Recently I finished reading a deservedly popular book, “Unbroken,” chronicling, among other things, the inhumane treatment and torture of Allied prisoners in the Japanese prison camps of World War II. It was heartbreaking, to say the least, to read about those experiences.
I learned something new to me: The U.S. and other nations prosecuted a great number of the officials and guards of the camps for torture. Roughly 5,400 were tried and 4,400 convicted; 984 were given death sentences and 475 were given life sentences, with others receiving lesser sentences.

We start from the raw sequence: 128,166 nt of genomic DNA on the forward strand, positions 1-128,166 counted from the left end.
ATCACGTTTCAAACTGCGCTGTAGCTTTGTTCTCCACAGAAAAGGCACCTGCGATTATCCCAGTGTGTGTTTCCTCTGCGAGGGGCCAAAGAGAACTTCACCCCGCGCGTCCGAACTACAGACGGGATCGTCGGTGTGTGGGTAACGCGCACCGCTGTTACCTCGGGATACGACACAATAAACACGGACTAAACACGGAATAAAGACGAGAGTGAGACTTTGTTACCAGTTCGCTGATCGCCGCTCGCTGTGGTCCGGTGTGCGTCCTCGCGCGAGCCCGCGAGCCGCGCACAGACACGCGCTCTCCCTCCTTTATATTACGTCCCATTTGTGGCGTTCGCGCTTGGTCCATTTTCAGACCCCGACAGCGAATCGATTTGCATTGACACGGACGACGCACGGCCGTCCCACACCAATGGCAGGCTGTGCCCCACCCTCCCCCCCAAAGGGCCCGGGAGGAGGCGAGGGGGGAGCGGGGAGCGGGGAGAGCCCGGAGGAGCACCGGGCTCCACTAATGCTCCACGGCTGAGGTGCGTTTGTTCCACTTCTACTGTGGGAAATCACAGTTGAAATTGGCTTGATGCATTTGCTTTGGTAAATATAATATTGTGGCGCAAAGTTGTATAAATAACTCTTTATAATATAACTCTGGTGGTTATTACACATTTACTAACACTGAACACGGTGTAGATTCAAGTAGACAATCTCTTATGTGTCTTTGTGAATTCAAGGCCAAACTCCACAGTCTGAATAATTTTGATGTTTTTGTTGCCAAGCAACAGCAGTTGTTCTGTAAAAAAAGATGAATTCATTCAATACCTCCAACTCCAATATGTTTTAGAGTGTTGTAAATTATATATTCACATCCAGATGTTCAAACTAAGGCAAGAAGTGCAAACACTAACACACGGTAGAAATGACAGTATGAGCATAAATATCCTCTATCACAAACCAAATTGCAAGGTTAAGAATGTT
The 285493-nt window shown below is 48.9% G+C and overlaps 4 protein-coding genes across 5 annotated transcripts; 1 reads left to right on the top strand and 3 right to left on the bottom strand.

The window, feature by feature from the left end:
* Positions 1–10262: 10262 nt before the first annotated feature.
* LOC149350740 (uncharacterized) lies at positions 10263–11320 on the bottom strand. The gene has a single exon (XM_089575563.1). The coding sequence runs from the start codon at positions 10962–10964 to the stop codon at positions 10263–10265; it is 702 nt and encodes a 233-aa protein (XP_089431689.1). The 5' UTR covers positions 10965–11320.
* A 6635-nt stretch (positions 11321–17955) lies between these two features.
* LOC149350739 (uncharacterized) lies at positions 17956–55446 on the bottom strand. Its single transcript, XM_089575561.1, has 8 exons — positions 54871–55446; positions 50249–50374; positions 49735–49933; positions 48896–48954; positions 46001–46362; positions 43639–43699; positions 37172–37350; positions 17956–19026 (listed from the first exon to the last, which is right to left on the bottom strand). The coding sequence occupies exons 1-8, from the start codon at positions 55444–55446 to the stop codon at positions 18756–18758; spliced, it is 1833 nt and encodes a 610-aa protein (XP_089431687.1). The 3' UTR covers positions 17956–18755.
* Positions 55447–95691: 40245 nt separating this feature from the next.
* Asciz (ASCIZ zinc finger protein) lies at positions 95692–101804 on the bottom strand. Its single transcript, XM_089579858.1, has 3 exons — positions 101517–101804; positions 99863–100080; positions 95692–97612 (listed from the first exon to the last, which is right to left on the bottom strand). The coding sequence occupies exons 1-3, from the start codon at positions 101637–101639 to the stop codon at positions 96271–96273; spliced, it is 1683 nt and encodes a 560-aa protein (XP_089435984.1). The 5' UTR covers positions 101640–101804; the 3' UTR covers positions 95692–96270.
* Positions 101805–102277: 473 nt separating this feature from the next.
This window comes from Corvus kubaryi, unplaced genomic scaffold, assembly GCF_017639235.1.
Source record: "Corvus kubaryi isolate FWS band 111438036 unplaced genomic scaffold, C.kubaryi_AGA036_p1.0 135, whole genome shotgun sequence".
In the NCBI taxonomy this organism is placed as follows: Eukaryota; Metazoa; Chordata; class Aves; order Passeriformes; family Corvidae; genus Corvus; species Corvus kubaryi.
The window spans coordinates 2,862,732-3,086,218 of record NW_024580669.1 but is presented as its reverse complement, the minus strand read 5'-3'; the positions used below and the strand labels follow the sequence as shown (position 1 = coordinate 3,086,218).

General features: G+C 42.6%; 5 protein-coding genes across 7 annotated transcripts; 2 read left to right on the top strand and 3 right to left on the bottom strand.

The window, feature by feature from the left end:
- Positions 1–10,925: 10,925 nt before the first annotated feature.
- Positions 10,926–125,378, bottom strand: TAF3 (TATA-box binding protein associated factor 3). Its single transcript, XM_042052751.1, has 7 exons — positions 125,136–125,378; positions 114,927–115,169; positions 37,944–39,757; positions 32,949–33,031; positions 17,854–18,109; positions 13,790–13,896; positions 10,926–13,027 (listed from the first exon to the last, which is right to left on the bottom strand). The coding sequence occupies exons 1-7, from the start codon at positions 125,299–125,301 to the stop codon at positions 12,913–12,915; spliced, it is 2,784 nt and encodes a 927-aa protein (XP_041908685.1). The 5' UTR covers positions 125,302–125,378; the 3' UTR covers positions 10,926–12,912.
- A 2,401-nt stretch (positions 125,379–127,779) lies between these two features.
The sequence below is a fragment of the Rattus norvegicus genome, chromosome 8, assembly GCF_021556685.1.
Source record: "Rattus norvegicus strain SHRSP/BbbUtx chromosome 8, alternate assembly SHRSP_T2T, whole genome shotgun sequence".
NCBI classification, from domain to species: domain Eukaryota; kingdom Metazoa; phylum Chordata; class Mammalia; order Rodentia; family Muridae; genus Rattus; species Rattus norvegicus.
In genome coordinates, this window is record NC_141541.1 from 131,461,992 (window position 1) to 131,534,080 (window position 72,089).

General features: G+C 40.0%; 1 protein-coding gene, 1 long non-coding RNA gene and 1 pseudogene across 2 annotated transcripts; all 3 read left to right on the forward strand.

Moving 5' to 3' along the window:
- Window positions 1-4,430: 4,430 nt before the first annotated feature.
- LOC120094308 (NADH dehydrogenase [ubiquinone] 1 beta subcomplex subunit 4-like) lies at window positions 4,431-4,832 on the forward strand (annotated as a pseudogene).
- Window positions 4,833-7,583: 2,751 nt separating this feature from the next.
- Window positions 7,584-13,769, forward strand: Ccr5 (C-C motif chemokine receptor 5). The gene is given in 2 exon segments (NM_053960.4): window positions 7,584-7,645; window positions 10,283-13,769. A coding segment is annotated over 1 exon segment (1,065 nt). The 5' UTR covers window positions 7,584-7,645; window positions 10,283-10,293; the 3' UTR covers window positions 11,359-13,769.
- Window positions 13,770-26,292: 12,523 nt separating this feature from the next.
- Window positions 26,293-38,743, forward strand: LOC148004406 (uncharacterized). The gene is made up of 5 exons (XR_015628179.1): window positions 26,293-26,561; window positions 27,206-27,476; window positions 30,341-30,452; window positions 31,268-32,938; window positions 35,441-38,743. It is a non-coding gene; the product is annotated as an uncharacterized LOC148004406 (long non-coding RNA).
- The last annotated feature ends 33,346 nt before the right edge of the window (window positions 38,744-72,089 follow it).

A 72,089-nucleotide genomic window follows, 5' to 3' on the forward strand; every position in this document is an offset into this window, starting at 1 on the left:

Needless to say, when the repatriated prisoners returned to the states, they had a …